If you are a second homeowner with a holiday let, you have a year to ensure you won’t be caught by the closure of a tax loophole used by some to avoid council tax bills on their holiday homes.
Currently, those with second homes in England can avoid paying council tax and can access small business rates relief if they state they are planning to use their property as a holiday let.
However, until now homeowners have not had to provide any evidence that this home has in fact been rented out to holidaymakers, allowing some to gain a tax advantage, despite the property being occupied solely or primarily for private use and standing empty for much of the year.
From April 2023 new rules stipulate that holiday rentals must have been let for a minimum of 70 days in the previous year to qualify for the council tax exemption and small business rates. In addition the property must be available to let for 140 days a year.
Proof of letting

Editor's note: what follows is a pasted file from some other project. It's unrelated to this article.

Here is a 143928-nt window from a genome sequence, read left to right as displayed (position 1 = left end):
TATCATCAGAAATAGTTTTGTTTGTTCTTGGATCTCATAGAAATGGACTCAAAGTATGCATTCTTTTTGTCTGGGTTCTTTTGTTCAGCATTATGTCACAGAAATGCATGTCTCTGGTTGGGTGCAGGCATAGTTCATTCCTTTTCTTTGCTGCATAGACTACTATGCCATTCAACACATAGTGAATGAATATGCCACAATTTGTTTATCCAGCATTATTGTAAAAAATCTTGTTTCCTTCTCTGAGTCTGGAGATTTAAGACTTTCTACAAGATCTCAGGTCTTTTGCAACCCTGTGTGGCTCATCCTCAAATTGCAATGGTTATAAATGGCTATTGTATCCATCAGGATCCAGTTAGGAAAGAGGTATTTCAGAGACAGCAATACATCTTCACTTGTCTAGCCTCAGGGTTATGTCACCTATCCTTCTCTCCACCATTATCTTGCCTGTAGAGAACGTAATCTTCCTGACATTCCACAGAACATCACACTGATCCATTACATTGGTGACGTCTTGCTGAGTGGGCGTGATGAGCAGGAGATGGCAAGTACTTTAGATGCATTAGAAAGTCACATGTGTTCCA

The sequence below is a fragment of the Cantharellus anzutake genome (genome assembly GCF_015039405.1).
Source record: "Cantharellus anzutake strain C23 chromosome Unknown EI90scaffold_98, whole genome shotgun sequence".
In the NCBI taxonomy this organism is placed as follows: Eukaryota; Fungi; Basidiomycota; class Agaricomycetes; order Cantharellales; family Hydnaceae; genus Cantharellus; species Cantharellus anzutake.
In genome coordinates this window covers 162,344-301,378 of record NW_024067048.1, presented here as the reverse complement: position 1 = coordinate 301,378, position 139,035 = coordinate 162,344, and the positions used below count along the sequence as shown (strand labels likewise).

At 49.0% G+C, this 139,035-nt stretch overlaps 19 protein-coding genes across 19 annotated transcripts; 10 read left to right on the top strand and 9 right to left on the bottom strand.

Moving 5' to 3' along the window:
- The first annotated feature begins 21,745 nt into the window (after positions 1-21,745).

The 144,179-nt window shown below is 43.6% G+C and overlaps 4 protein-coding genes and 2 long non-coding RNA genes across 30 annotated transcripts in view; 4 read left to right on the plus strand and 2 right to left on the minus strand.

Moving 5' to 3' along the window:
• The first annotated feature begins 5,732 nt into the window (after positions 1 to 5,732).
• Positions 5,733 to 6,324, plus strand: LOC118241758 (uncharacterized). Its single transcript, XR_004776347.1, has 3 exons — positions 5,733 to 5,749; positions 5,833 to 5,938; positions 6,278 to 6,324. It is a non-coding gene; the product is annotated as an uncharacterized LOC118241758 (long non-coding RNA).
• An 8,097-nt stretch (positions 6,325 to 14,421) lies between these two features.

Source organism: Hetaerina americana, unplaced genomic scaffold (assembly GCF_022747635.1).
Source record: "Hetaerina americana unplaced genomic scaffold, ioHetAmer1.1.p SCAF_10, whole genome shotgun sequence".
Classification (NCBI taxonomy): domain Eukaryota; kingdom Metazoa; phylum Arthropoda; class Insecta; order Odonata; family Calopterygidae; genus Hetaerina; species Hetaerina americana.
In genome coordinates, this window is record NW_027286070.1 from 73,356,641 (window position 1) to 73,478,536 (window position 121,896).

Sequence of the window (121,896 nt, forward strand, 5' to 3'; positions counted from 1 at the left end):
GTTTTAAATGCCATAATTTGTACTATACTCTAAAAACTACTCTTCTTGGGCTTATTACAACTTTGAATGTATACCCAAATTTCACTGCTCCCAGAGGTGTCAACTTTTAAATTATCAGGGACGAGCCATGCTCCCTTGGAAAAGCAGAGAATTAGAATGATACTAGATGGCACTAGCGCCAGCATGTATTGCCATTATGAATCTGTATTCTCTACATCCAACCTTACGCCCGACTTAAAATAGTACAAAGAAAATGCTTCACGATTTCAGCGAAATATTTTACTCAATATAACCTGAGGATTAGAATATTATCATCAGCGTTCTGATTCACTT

Property owners will have to provide letting receipts and details of where the property is advertised to holidaymakers, e.g. online or via brochures. Those that fail to let out their property for the required period will have to pay council tax the following year.
Business rates are paid to the local authority. Like council tax, the amount paid will depend on the ‘rateable value’ of the business property. However, as many holiday lets are effectively small-scale businesses, many will qualify for small business rate relief, which will effectively mean no charge at all.
Government figures show that around 65,000 holiday lets in England are liable for business rates, but around 97% have rateable values of up to £12,000. If the rateable value is less than £12,000 then there will be no business rates to pay. These rates are also reduced, on a sliding scale, if the rateable value is between £12,000 and £15,000.
Landlords running commercial holiday let businesses, which encourage tourism and provide jobs and local revenue across the country, will not be penalised.
As we move towards the holiday season, now is a good time to work out a plan to ensure you don’t get caught out next year.
If you would like to discuss the above with one of our experienced financial planners, please get in touch here.
The value of tax reliefs depends on your individual circumstances. Tax laws can change. The Financial Conduct Authority does not regulate tax advice.